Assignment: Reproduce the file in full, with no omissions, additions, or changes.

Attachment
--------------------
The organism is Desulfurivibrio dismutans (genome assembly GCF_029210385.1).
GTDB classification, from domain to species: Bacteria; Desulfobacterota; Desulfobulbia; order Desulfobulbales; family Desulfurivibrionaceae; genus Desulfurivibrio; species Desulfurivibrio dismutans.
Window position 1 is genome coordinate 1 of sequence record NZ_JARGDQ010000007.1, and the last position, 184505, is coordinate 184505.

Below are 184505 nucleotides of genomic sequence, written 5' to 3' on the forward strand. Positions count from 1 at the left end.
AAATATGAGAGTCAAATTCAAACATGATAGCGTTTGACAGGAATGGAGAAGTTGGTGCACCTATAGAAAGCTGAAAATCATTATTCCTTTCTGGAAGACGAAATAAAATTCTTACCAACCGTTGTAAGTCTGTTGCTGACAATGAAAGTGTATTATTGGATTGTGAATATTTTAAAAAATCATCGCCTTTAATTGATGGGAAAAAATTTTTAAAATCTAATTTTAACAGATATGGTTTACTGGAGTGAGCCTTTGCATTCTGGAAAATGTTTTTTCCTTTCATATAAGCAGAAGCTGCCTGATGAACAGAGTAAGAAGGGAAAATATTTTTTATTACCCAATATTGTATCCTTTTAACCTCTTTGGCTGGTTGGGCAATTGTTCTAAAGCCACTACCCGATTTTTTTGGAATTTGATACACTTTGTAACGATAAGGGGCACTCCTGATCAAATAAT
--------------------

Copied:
The organism is Desulfurivibrio dismutans (genome assembly GCF_029210385.1).
GTDB classification, from domain to species: Bacteria; Desulfobacterota; Desulfobulbia; order Desulfobulbales; family Desulfurivibrionaceae; genus Desulfurivibrio; species Desulfurivibrio dismutans.
Window position 1 is genome coordinate 1 of sequence record NZ_JARGDQ010000007.1, and the last position, 184505, is coordinate 184505.

Below are 184505 nucleotides of genomic sequence, written 5' to 3' on the forward strand. Positions count from 1 at the left end.
AAATATGAGAGTCAAATTCAAACATGATAGCGTTTGACAGGAATGGAGAAGTTGGTGCACCTATAGAAAGCTGAAAATCATTATTCCTTTCTGGAAGACGAAATAAAATTCTTACCAACCGTTGTAAGTCTGTTGCTGACAATGAAAGTGTATTATTGGATTGTGAATATTTTAAAAAATCATCGCCTTTAATTGATGGGAAAAAATTTTTAAAATCTAATTTTAACAGATATGGTTTACTGGAGTGAGCCTTTGCATTCTGGAAAATGTTTTTTCCTTTCATATAAGCAGAAGCTGCCTGATGAACAGAGTAAGAAGGGAAAATATTTTTTATTACCCAATATTGTATCCTTTTAACCTCTTTGGCTGGTTGGGCAATTGTTCTAAAGCCACTACCCGATTTTTTTGGAATTTGATACACTTTGTAACGATAAGGGGCACTCCTGATCAAATAAT